Thursday, December 01, 2005

Techcentralstation on Susskind's book

David G. has kindly pointed out an article on my favorite, libertarian, pro-business, anti-global-warming-madness server (TCS) about string theory in general and the anthropic principle in particular:

Lenny's book about the stringy landscape and Intelligent Design will be released in one or two weeks, and I am sure that he realizes that it will be a highly controversial book. In fact, it is my understanding that the controversy is Lenny's main point. As you can see, the public controversy already started before the book was released.

Kenneth Silber - who has already described Brian Greene's "The Fabric of the Cosmos" at TCS - begins with a nice story how Murray Gell-Mann replied with a laughter when he first heard that particles were "elastic strings, like a rubber band" from Lenny. David Gross has had rather similar comments about the relative importance of the early papers on the subject. Silber says a couple of words about string theory and M-theory but he spends most of his time with the anthropic principle.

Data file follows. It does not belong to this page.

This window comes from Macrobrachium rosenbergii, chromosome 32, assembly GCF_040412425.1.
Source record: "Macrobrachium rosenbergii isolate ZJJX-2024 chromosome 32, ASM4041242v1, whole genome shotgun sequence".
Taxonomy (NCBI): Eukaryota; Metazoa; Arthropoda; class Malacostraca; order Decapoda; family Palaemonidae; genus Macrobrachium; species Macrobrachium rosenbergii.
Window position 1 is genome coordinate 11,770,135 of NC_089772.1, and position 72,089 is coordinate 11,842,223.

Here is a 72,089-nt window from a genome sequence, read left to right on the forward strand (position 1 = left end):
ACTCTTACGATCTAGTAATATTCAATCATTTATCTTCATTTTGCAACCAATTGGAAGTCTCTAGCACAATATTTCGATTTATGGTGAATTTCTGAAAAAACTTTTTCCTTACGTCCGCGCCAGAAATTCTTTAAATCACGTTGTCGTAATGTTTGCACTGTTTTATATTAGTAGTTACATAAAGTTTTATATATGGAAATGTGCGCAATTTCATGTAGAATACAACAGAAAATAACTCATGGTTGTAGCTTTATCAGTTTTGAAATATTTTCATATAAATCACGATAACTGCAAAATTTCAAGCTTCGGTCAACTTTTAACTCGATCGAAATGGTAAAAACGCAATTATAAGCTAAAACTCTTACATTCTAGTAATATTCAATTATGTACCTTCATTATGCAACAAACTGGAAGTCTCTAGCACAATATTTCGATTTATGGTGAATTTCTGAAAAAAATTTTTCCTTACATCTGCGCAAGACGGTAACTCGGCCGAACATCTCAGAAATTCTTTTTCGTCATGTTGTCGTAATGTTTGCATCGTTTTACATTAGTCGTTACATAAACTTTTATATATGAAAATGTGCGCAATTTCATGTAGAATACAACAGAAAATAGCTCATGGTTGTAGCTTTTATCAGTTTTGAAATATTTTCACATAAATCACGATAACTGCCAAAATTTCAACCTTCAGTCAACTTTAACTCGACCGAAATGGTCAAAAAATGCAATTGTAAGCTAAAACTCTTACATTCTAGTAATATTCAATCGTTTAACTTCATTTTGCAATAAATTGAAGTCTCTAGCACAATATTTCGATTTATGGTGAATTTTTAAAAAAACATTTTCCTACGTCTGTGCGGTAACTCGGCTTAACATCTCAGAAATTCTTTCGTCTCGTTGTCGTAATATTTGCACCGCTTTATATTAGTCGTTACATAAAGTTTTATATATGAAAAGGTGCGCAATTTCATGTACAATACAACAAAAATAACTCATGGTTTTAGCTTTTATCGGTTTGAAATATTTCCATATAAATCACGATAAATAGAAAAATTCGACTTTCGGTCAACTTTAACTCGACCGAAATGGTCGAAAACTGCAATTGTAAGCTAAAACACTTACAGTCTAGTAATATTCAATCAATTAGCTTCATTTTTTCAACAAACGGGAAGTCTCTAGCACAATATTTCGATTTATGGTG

Well, Silber obviously has a pretty similar approach to these basic questions as I do. For example, a typical sentence about Lenny's book is

  • A reader may come away from the book thinking that if string theory (as elaborated by Susskind) is wrong, the evidence points to fine-tuning by a supernatural agent. Not really.

That's spot on. Note that the term "supernatural agent" is used for what our anthropic colleagues would otherwise call "eternal inflation" or anything else. It's because their physical role is almost isomorphic: they are meant to give you the unlikely events that are necessary for intelligent life.

No one among us has read Lenny's book, but almost everyone knows what will be in between the covers because we know Lenny and we have seen the cover. The reader will be given a lot of evidence that our Universe is fine-tuned - which is morally the same thing as being intelligently designed - except that Lenny is gonna argue that his favorite solution to the apparent fine-tuning based on the anthropic principle is the "opposite" of the Intelligent Design.